INTRODUCTION                 CONTENTS                 CHAPTER TWO

Chapter One

HE CLEAREST ACCOUNT OF THE ORIGINS of the Celtic faerie folk comes from the tale of their arrival in Ireland in probably the oldest collection of Irish legends called the Book of Invasions, found in the twelfth century Book of Leinster and other medieval collections, though mostly based on much earlier documents probably dating back to the eighth or ninth centuries.

This book tells how a race of more than human talents, gods in fact, came and took possession of the island from its previous inhabitants. There are echoes of similar tales and similar gods in other Celtic lands so the likelihood is that they shared similar legends localised to their own countries. The Irish version simply happens to be the one that has best survived into the present.

In the Book of Invasions we hear how the Tuatha landed on a mountain in Connaught in the west of Ireland one First of May (Beltaine) amid dark clouds that hid their arrival from the current inhabitants, the Fir Bolg. The Tuatha are described in this account as ‘the most handsome and delightful company, the fairest of form, the most distinguished in their equipment and apparel, and their skill in music and playing; the most gifted in mind and temperament that ever came to Ireland . . . The Tuatha De excelled all the peoples of the world in their proficiency in every art.’

In the twelfth century Book of the Dun Cow the scribe notes that scholars could not say for certain where the Tuatha had come from but that it seemed ‘likely to them that they came from heaven on account of their intelligence and for the excellence of their knowledge’. This opinion probably encouraged the common belief into modern times that they were fallen angels who were not quite bad enough to be consigned to hell; or else that they were angels who happened to have been stranded on the outside when the gates of heaven were slammed shut against Satan and his rebels, so had settled on earth.

An old rationalisation of the account of their arrival is that they did not in fact come in flying ships amid magical storms but that when the Tuatha landed on the coast in quite ordinary galleys, they then set fire to them in order to destroy the possibility of retreat; and it was under cover of this burning cloud that they marched inland and surprised the natives by appearing suddenly in their midst.

But whatever their ultimate origins and the manner of their coming, in the legends the Tuatha are described as having immediately come ‘from the north’, from four great cities – Falias, Gorias, Finias and Murias – where they had learned their arts and from which they had brought four great treasures which were later to shape the legendary history of both Ireland and Britain. These were the Stone of Destiny (Lia Fail) from Falias, the irresistible Sword of Nuada from Gorias, the Spear of Victory from Finias and a magic Cauldron from Murias, from which no company ever left unsatisfied no matter how much they ate. This later became famous as the Cauldron of the Daghda.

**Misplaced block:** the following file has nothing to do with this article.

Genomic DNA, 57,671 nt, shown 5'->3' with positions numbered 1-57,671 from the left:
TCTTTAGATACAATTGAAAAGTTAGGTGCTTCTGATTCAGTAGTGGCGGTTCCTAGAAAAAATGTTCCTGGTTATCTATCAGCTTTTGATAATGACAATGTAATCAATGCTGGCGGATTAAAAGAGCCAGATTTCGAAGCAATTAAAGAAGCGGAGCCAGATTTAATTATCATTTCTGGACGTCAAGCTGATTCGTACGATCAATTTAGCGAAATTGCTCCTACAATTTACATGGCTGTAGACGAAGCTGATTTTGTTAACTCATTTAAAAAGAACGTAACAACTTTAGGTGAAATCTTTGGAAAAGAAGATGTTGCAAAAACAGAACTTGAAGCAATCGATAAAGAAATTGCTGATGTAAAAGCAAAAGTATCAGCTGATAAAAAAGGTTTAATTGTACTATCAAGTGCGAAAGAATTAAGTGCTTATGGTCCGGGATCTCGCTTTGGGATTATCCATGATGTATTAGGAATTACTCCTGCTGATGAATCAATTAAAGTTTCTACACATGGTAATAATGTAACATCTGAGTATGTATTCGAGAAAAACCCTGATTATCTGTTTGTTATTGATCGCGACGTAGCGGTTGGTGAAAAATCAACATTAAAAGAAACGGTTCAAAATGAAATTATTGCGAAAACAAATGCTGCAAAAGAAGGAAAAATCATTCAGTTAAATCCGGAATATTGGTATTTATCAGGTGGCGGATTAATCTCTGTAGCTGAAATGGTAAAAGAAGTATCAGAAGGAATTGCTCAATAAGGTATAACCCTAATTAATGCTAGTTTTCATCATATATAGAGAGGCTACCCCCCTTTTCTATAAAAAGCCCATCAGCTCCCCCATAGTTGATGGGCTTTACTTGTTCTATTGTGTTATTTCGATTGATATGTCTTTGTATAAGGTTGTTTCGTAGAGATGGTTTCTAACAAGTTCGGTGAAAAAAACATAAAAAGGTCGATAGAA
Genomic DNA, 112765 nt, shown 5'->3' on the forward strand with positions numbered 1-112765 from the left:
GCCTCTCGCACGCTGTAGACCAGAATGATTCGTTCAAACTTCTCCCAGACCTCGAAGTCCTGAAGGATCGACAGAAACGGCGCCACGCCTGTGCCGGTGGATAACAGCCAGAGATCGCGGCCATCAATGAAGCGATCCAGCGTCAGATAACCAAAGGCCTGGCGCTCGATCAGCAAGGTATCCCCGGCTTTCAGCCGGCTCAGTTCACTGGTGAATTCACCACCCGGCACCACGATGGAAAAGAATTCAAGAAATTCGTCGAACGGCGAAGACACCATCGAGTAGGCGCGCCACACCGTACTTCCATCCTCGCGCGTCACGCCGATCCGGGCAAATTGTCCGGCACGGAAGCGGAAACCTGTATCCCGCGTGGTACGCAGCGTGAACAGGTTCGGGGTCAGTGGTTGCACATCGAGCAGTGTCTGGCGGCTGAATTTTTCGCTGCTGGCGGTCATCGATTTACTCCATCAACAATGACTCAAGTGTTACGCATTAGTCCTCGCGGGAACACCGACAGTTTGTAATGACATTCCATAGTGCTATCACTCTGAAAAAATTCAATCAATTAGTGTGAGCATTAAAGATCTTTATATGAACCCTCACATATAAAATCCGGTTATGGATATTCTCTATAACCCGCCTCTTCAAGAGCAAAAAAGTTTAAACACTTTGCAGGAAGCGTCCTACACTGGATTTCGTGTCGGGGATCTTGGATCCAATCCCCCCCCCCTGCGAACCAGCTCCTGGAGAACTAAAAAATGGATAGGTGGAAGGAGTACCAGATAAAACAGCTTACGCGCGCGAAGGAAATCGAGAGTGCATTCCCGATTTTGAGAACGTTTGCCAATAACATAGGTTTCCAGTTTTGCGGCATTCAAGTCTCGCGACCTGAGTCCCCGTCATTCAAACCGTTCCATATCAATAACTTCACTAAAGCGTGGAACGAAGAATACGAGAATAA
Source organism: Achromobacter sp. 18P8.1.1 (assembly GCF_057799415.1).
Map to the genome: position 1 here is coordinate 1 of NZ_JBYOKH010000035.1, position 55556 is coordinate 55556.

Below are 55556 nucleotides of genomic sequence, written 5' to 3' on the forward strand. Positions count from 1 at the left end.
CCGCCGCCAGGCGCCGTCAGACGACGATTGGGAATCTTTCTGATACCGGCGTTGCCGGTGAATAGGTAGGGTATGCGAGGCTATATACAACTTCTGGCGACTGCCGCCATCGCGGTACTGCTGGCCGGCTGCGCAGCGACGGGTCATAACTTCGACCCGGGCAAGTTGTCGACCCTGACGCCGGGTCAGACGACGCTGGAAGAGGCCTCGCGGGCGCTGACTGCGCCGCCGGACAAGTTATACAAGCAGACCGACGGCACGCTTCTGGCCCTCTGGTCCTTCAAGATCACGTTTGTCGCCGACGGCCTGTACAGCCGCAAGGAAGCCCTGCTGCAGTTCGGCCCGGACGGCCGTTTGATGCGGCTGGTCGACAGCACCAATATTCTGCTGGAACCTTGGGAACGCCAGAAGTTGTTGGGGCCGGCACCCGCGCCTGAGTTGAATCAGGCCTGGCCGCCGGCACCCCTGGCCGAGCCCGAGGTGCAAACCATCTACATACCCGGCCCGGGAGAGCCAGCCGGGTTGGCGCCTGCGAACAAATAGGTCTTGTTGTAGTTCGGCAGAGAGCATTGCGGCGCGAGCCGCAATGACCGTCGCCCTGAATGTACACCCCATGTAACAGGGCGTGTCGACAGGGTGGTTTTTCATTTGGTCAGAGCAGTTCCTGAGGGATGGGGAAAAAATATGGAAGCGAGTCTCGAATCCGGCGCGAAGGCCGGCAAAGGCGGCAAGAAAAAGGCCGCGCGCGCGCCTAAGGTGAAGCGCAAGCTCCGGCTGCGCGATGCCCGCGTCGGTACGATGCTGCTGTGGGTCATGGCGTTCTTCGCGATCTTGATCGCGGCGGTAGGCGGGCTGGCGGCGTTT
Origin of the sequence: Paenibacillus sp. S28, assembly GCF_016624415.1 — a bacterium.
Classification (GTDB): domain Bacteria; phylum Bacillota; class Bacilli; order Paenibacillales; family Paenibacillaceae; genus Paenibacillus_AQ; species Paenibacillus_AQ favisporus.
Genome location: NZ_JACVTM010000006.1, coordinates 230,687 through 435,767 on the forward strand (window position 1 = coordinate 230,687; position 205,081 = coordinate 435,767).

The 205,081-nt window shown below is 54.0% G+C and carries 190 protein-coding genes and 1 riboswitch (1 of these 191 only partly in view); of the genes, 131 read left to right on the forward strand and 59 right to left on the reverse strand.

Before entering the tale of the Tuatha’s arrival in Ireland, let’s consider a few of the dominant characters in the drama.


The Daghda, also known as ‘the Good God’ (because he was good at everything he did, rather than that he was especially benevolent), ‘All-Father’ or ‘Red Man of All Knowledge’, was sometime ruler of the Tuatha, a master of magic, a skilled craftsman and a fierce warrior. Like Bel before him he was the god of agriculture and husbandry, and also of treaties. Because of his enormous appetites he is often portrayed in an affectionately comical light, but this did nothing to diminish the love and respect he inspired. The son of Dana and Bel, he was the father of Brigid and Angus Og among many others, because among his other appetites he was rampantly sexual, and despite his unpromising appearance was rarely short of willing partners.

The Daghda’s chief treasures were his cauldron which produced an inexhaustible supply of food, a golden harp with which he could conjure any mood and even command the weather, and an enormous club with one end of which he could kill nine enemies with a single blow, and with the other restore them to life. He also had two magical pigs which took turns to be roasted one day and restored to life the next.

Unlike most of the other Tuatha, the Daghda was not tall, graceful and beautiful. In the early accounts of the Second Battle of Moytura (Mag Tuired) he is described as a scruffy, ugly buffoon: ‘his belly was the size of a house cauldron. He had a cape to the hollows of his elbows and a grey-brown tunic around him to the swelling of his rump. He trailed behind him a wheeled eating fork which was the work of eight men to move. His long penis was uncovered. He had two shoes of horsehide with the hair outside’.

Celto-Romanic sculpture from Bath, Somerset

Continued in the published book . . .

INTRODUCTION                 CONTENTS                 CHAPTER TWO